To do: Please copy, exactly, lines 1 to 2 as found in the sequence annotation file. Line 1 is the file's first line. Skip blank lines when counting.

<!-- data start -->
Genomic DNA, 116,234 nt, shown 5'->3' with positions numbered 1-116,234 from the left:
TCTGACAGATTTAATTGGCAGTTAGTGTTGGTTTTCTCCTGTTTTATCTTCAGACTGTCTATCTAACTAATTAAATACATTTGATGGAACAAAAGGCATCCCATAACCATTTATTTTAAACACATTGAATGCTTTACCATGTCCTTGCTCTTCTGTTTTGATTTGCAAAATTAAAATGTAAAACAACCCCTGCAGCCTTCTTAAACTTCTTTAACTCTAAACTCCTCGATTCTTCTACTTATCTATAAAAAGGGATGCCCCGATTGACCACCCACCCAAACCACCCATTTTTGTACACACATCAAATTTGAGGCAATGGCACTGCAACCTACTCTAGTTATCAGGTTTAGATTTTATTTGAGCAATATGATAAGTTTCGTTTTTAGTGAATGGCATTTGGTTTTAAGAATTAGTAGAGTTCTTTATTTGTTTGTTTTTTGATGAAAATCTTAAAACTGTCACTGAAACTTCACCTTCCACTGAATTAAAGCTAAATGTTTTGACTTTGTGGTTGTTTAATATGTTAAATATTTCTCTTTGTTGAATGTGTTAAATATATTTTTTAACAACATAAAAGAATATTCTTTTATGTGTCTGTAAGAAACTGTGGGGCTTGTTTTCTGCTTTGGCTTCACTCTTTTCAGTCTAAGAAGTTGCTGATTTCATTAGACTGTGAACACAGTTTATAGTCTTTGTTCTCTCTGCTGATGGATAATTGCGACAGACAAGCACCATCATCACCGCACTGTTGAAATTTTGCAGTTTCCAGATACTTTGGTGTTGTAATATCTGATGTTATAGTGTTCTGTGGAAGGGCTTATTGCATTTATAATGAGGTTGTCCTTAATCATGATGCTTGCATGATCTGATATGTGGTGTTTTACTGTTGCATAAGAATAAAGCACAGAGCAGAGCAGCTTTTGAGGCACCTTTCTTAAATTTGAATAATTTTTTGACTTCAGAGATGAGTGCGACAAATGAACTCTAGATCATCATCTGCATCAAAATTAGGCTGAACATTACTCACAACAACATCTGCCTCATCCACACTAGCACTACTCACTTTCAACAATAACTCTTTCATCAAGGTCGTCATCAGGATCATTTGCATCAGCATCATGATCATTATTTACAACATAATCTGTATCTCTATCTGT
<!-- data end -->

Genomic DNA, 116,234 nt, shown 5'->3' with positions numbered 1-116,234 from the left:
TCTGACAGATTTAATTGGCAGTTAGTGTTGGTTTTCTCCTGTTTTATCTTCAGACTGTCTATCTAACTAATTAAATACATTTGATGGAACAAAAGGCATCCCATAACCATTTATTTTAAACACATTGAATGCTTTACCATGTCCTTGCTCTTCTGTTTTGATTTGCAAAATTAAAATGTAAAACAACCCCTGCAGCCTTCTTAAACTTCTTTAACTCTAAACTCCTCGATTCTTCTACTTATCTATAAAAAGGGATGCCCCGATTGACCACCCACCCAAACCACCCATTTTTGTACACACATCAAATTTGAGGCAATGGCACTGCAACCTACTCTAGTTATCAGGTTTAGATTTTATTTGAGCAATATGATAAGTTTCGTTTTTAGTGAATGGCATTTGGTTTTAAGAATTAGTAGAGTTCTTTATTTGTTTGTTTTTTGATGAAAATCTTAAAACTGTCACTGAAACTTCACCTTCCACTGAATTAAAGCTAAATGTTTTGACTTTGTGGTTGTTTAATATGTTAAATATTTCTCTTTGTTGAATGTGTTAAATATATTTTTTAACAACATAAAAGAATATTCTTTTATGTGTCTGTAAGAAACTGTGGGGCTTGTTTTCTGCTTTGGCTTCACTCTTTTCAGTCTAAGAAGTTGCTGATTTCATTAGACTGTGAACACAGTTTATAGTCTTTGTTCTCTCTGCTGATGGATAATTGCGACAGACAAGCACCATCATCACCGCACTGTTGAAATTTTGCAGTTTCCAGATACTTTGGTGTTGTAATATCTGATGTTATAGTGTTCTGTGGAAGGGCTTATTGCATTTATAATGAGGTTGTCCTTAATCATGATGCTTGCATGATCTGATATGTGGTGTTTTACTGTTGCATAAGAATAAAGCACAGAGCAGAGCAGCTTTTGAGGCACCTTTCTTAAATTTGAATAATTTTTTGACTTCAGAGATGAGTGCGACAAATGAACTCTAGATCATCATCTGCATCAAAATTAGGCTGAACATTACTCACAACAACATCTGCCTCATCCACACTAGCACTACTCACTTTCAACAATAACTCTTTCATCAAGGTCGTCATCAGGATCATTTGCATCAGCATCATGATCATTATTTACAACATAATCTGTATCTCTATCTGT